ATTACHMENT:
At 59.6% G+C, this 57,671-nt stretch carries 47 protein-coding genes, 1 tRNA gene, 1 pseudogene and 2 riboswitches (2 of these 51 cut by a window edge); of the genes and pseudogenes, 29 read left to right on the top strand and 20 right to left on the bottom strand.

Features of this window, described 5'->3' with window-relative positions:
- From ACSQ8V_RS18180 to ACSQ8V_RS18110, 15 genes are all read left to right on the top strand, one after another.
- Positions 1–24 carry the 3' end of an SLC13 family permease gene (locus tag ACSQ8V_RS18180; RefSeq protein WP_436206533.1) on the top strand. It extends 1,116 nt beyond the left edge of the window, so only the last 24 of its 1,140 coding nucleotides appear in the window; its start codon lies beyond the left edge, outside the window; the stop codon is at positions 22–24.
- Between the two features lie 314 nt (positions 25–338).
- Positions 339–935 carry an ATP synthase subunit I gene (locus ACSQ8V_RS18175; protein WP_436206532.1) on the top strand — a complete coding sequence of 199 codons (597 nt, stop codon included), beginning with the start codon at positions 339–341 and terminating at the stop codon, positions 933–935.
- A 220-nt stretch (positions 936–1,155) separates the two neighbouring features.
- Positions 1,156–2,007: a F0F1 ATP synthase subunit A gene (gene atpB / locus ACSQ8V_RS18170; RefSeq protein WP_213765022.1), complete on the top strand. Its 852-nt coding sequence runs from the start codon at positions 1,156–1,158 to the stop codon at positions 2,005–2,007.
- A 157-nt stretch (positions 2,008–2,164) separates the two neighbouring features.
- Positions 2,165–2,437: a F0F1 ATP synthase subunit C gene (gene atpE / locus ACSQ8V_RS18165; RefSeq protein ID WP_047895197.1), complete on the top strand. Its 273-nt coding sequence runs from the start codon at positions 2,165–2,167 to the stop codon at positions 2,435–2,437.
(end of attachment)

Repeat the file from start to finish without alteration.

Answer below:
At 59.6% G+C, this 57,671-nt stretch carries 47 protein-coding genes, 1 tRNA gene, 1 pseudogene and 2 riboswitches (2 of these 51 cut by a window edge); of the genes and pseudogenes, 29 read left to right on the top strand and 20 right to left on the bottom strand.

Features of this window, described 5'->3' with window-relative positions:
- From ACSQ8V_RS18180 to ACSQ8V_RS18110, 15 genes are all read left to right on the top strand, one after another.
- Positions 1–24 carry the 3' end of an SLC13 family permease gene (locus tag ACSQ8V_RS18180; RefSeq protein WP_436206533.1) on the top strand. It extends 1,116 nt beyond the left edge of the window, so only the last 24 of its 1,140 coding nucleotides appear in the window; its start codon lies beyond the left edge, outside the window; the stop codon is at positions 22–24.
- Between the two features lie 314 nt (positions 25–338).
- Positions 339–935 carry an ATP synthase subunit I gene (locus ACSQ8V_RS18175; protein WP_436206532.1) on the top strand — a complete coding sequence of 199 codons (597 nt, stop codon included), beginning with the start codon at positions 339–341 and terminating at the stop codon, positions 933–935.
- A 220-nt stretch (positions 936–1,155) separates the two neighbouring features.
- Positions 1,156–2,007: a F0F1 ATP synthase subunit A gene (gene atpB / locus ACSQ8V_RS18170; RefSeq protein WP_213765022.1), complete on the top strand. Its 852-nt coding sequence runs from the start codon at positions 1,156–1,158 to the stop codon at positions 2,005–2,007.
- A 157-nt stretch (positions 2,008–2,164) separates the two neighbouring features.
- Positions 2,165–2,437: a F0F1 ATP synthase subunit C gene (gene atpE / locus ACSQ8V_RS18165; RefSeq protein ID WP_047895197.1), complete on the top strand. Its 273-nt coding sequence runs from the start codon at positions 2,165–2,167 to the stop codon at positions 2,435–2,437.